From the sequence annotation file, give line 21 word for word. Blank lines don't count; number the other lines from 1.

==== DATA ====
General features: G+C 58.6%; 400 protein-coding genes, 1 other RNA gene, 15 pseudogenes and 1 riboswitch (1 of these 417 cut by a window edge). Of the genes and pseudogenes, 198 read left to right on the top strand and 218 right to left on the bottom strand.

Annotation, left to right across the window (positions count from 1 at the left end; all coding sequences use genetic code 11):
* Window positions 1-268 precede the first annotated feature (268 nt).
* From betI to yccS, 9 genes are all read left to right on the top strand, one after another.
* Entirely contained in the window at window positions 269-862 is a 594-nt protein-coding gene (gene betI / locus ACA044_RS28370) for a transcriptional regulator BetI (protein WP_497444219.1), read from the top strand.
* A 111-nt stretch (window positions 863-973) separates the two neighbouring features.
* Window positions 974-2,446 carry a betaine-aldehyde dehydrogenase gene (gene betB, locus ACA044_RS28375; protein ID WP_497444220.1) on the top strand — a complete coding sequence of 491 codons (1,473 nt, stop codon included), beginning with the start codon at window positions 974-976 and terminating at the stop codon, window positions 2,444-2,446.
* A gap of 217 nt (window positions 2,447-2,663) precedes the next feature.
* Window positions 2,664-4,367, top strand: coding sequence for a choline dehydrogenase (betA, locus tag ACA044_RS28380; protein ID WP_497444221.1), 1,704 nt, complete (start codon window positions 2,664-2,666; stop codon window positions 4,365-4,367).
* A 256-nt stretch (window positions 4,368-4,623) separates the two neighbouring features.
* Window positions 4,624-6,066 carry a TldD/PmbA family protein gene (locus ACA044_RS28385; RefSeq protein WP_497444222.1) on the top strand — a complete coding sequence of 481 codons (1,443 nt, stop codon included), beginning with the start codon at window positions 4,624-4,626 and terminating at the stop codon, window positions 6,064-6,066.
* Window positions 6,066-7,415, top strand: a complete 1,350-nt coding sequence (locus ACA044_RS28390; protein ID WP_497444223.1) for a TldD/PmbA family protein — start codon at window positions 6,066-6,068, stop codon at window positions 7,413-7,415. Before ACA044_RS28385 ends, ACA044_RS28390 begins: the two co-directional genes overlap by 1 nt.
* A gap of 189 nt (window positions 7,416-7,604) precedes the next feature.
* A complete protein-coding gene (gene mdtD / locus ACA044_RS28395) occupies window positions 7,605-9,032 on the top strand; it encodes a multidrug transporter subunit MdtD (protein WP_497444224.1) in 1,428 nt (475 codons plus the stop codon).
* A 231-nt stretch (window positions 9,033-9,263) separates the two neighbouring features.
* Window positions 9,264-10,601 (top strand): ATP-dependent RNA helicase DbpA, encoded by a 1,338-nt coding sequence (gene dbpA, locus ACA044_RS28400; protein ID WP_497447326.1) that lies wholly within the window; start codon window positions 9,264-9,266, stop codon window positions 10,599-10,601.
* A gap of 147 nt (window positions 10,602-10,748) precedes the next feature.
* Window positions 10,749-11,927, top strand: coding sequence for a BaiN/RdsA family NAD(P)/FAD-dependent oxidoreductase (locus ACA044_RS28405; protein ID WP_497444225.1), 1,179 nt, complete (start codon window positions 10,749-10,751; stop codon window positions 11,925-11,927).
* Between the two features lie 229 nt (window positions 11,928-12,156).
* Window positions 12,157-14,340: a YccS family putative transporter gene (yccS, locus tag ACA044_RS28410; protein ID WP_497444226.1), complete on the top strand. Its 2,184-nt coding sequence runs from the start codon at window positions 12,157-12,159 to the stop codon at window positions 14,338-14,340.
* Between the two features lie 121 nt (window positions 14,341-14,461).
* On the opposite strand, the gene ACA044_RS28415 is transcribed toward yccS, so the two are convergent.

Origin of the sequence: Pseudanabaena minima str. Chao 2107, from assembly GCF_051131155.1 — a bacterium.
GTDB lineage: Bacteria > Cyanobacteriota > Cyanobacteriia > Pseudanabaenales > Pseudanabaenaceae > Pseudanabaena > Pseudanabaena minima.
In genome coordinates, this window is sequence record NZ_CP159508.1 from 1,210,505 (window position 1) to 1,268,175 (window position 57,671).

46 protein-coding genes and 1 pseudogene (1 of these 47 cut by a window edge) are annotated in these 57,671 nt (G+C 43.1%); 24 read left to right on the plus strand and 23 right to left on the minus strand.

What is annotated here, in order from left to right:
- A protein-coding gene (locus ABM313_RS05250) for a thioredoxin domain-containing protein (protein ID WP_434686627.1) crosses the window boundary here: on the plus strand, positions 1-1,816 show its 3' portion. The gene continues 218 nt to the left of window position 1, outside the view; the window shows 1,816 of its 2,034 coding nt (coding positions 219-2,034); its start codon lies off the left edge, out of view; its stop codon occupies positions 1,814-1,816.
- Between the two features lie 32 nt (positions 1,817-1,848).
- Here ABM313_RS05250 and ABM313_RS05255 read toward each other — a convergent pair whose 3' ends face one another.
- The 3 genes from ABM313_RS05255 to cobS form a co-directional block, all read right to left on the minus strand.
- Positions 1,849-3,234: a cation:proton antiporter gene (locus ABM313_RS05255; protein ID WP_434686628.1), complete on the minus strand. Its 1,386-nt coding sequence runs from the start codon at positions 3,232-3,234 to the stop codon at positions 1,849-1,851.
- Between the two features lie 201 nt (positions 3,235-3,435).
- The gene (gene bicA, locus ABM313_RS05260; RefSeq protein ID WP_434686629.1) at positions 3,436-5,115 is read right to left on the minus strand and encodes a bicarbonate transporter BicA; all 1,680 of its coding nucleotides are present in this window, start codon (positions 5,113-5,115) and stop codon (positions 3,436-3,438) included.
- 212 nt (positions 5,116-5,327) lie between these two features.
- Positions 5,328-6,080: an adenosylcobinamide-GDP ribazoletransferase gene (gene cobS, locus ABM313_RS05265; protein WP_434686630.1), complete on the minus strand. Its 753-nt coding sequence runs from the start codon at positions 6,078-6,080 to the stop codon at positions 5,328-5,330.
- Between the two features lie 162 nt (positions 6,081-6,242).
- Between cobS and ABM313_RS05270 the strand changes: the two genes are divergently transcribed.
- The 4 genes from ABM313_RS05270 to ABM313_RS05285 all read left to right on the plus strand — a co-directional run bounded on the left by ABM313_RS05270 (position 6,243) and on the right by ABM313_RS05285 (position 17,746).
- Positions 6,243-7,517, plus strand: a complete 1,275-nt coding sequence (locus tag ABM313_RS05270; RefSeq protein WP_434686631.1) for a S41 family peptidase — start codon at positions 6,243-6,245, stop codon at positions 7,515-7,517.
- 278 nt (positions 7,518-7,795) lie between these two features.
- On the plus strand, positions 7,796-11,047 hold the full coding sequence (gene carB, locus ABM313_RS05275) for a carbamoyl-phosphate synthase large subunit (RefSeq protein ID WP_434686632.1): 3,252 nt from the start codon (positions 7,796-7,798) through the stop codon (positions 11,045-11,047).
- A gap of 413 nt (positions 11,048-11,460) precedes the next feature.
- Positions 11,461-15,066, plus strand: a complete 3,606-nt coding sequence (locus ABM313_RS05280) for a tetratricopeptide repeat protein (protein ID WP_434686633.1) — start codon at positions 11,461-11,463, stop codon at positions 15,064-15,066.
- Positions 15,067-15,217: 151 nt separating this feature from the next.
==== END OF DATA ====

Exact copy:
* Between the two features lie 121 nt (window positions 14,341-14,461).